Over the past several decades, one of the most reliable economic indicators has been the shape of the US Treasury yield curve. The yield curve is simply a graph of current yields on treasury bonds from the three-month T-Bill to the 30-year treasury bond.
The normal shape of the yield curve from left to right is roughly a 45-degree line moving up toward the right. That is normal because short maturity bonds (on the left hand side of the curve) have lower yields than longer term bonds (on the right hand side of the curve) when the economy is healthy and growing.
Steeper curves occur during times of strong economic growth, while shallow or flat curves occur during periods of slowing economic growth. When rates on short-term bonds are higher than rates on longer maturities like the 10-year bond or even the 30-year bond, the bond market may be forecasting a coming recession.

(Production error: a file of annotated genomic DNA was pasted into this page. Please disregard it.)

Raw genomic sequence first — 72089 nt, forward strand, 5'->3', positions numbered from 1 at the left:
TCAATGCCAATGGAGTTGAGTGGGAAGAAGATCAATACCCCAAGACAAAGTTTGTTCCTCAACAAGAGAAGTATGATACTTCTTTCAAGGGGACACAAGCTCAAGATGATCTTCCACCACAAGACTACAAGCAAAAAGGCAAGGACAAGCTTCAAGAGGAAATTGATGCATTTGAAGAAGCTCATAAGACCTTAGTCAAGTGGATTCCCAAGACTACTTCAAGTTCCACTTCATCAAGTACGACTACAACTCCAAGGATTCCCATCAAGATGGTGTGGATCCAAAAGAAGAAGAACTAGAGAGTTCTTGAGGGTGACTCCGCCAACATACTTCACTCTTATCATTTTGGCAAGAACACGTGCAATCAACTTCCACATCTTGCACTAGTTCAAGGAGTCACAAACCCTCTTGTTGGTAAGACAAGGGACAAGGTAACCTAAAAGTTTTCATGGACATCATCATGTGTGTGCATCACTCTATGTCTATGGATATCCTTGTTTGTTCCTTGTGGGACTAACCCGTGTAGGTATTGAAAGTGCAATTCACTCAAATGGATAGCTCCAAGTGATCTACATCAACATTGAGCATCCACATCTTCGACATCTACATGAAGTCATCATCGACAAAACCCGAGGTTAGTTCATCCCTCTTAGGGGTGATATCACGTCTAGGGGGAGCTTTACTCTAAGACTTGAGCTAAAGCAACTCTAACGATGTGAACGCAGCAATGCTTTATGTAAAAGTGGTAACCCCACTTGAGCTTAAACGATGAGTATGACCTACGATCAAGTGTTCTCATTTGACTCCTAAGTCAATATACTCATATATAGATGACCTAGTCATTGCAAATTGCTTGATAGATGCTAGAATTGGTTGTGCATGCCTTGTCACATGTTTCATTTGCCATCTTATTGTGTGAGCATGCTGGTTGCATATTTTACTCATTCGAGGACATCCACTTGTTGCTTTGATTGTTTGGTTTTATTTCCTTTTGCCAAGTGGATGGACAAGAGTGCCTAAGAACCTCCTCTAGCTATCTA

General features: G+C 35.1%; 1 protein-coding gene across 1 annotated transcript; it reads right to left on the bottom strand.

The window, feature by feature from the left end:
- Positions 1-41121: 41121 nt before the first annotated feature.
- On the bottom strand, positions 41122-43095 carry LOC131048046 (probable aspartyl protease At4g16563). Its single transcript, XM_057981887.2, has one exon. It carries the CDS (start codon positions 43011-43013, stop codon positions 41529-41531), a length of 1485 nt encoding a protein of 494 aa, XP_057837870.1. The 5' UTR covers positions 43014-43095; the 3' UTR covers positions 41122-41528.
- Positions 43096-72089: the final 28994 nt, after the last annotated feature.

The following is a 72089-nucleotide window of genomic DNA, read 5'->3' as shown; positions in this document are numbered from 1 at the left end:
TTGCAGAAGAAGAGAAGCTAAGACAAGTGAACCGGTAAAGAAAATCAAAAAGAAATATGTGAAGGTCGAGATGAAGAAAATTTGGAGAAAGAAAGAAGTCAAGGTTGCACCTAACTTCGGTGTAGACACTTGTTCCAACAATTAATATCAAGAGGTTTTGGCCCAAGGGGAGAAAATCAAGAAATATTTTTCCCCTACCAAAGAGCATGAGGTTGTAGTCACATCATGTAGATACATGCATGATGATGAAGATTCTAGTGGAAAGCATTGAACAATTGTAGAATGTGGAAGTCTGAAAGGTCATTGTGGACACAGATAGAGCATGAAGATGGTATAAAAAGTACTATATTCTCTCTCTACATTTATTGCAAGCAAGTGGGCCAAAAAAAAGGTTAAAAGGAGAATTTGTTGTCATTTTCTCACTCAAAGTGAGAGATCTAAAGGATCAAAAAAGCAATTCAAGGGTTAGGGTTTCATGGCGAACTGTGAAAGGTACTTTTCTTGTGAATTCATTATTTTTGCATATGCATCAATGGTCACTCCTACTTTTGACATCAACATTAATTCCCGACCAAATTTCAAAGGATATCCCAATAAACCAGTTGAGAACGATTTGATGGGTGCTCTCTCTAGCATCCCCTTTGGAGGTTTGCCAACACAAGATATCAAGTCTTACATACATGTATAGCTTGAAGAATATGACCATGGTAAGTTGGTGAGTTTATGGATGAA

According to research by the Chicago Federal Reserve Bank, all recessions since the 1970’s have been preceded by an inverted yield curve. In their study, they examine the yields of the two-year treasury note versus yields on the 10-year treasury bond (known as the 2s/10s).
After a relatively strong non-Farm payroll report on Friday April 1 this year, the 2s/10s inverted. Data from the US Treasury on that date shows a 2.44% yield on the two-year note and a 2.38% yield on the ten-year bond. The 2s/10s remained inverted for only two days before the ten-year yield started to climb creating a slightly positive curve slope. Does that mean that a recession is imminent? Not if you listen to the economic pundits here, here and here. So, who’s opinion is right? Beware of comments like “this time is different”, the bond market has a pretty good track record of forecasting recessions.
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